18  5  0--1 10 27 
     |  |        |  | 
    19  6--7--8--9 26 
     |              | 

The only effect is to push the N values around by a constant amount. It might help match coordinates with something else zero-based.


Other spirals can be formed by cutting the corners of the square so as to go around faster. See the following modules,

    Corners Cut    Class
    -----------    -----
         1        HeptSpiralSkewed
         2        HexSpiralSkewed
         3        PentSpiralSkewed
         4        DiamondSpiral

The PyramidSpiral is a re-shaped SquareSpiral looping at the same rate. It shifts corners but doesn't cut them.


See "FUNCTIONS" in Math::PlanePath for behaviour common to all path classes.

$path = Math::PlanePath::SquareSpiral->new ()
$path = Math::PlanePath::SquareSpiral->new (wider => $integer, n_start => $n)

Create and return a new square spiral object. An optional wider parameter widens the spiral path, it defaults to 0 which is no widening.

($x,$y) = $path->n_to_xy ($n)

Return the X,Y coordinates of point number $n on the path.

For $n < 1 the return is an empty list, as the path starts at 1.

$n = $path->xy_to_n ($x,$y)

Return the point number for coordinates $x,$y. $x and $y are each rounded to the nearest integer, which has the effect of treating each N in the path as centred in a square of side 1, so the entire plane is covered.


N to X,Y

There's a few ways to break an N into a side and offset into the side. One convenient way is to treat a loop as starting at the bottom right turn, so N=2,10,26,50,etc, If the first loop at N=2 is reckoned loop number d=1 then the loop starts at

    Nbase = 4*d^2 - 4*d + 2
          = 2,10,26,50,... for d=1,2,3,4,... 
                   (A069894 but it going from d=0)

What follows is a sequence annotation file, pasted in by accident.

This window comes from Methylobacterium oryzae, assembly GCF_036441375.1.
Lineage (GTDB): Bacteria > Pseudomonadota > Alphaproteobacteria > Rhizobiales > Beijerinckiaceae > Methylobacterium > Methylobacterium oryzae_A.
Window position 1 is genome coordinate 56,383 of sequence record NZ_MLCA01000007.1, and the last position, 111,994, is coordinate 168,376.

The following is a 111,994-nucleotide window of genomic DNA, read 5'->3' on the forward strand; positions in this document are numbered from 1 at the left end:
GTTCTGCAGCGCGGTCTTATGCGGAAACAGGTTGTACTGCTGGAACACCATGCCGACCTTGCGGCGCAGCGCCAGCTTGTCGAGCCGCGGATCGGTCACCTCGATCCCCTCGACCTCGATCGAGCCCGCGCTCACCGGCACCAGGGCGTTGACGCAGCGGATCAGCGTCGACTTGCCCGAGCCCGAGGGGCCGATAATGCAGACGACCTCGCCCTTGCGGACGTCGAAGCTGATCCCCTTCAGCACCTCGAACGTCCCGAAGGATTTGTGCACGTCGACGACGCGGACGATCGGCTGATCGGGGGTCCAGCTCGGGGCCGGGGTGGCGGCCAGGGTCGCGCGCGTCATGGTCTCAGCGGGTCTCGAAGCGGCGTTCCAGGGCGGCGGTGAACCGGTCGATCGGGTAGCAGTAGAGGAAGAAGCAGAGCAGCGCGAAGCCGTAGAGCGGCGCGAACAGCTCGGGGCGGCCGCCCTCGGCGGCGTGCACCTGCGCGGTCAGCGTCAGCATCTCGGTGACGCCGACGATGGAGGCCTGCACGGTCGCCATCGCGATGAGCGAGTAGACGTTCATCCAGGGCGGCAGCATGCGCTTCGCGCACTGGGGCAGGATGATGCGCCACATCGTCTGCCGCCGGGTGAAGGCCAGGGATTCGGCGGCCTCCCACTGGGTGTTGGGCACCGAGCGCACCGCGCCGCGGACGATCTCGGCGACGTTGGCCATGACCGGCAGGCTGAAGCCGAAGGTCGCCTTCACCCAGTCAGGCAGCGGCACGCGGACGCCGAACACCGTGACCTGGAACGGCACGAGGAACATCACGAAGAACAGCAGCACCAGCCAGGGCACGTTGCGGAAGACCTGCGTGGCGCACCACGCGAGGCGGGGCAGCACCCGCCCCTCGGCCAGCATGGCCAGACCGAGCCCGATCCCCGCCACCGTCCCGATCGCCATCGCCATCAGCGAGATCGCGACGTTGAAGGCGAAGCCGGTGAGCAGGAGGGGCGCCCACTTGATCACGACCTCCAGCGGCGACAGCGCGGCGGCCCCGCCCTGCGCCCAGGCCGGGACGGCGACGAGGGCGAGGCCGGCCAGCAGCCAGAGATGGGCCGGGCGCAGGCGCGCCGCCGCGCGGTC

For example d=3 is Nbase=4*3^2-4*3+2=26 at X=3,Y=-2. The biggest d with Nbase <= N can be found by inverting with the usual quadratic formula

    d = floor (1/2 + sqrt(N/4 - 1/4))

For Perl it's good to keep the sqrt argument an integer (when a UV integer is bigger than an NV float, and for BigRat accuracy), so rearranging to

    d = floor ((1+sqrt(N-1)) / 2)

So Nbase from this d leaves a remainder which is an offset into the loop

    Nrem = N - Nbase
         = N - (4*d^2 - 4*d + 2)

The loop starts at X=d,Y=d-1 and has sides length 2d, 2d+1, 2d+1 and 2d+2,

         +------------+        <- Y=d
         |            |
    2d   |            |  2d-1
         |     .      |
         |            |
         |            + X=d,Y=-d+1
         +---------------+     <- Y=-d


The X,Y for an Nrem is then

     side      Nrem range            X,Y result
     ----      ----------            ----------
    right           Nrem <= 2d-1     X = d
                                     Y = -d+1+Nrem
    top     2d-1 <= Nrem <= 4d-1     X = d-(Nrem-(2d-1)) = 3d-1-Nrem
                                     Y = d
    left    4d-1 <= Nrem <= 6d-1     X = -d
                                     Y = d-(Nrem-(4d-1)) = 5d-1-Nrem
    bottom  6d-1 <= Nrem             X = -d+(Nrem-(6d-1)) = -7d+1+Nrem
                                     Y = -d

The corners Nrem=2d-1, Nrem=4d-1 and Nrem=6d-1 get the same result from the two sides that meet so it doesn't matter if the high comparison is "<" or "<=".

The bottom edge runs through to Nrem < 8d, but there's no need to check that since d=floor(sqrt()) above ensures Nrem is within the loop.

A small simplification can be had by subtracting an extra 4d-1 from Nrem to make negatives for the right and top sides and positives for the left and bottom.

    Nsig = N - Nbase - (4d-1)
         = N - (4*d^2 - 4*d + 2) - (4d-1)
         = N - (4*d^2 + 1)

     side      Nsig range            X,Y result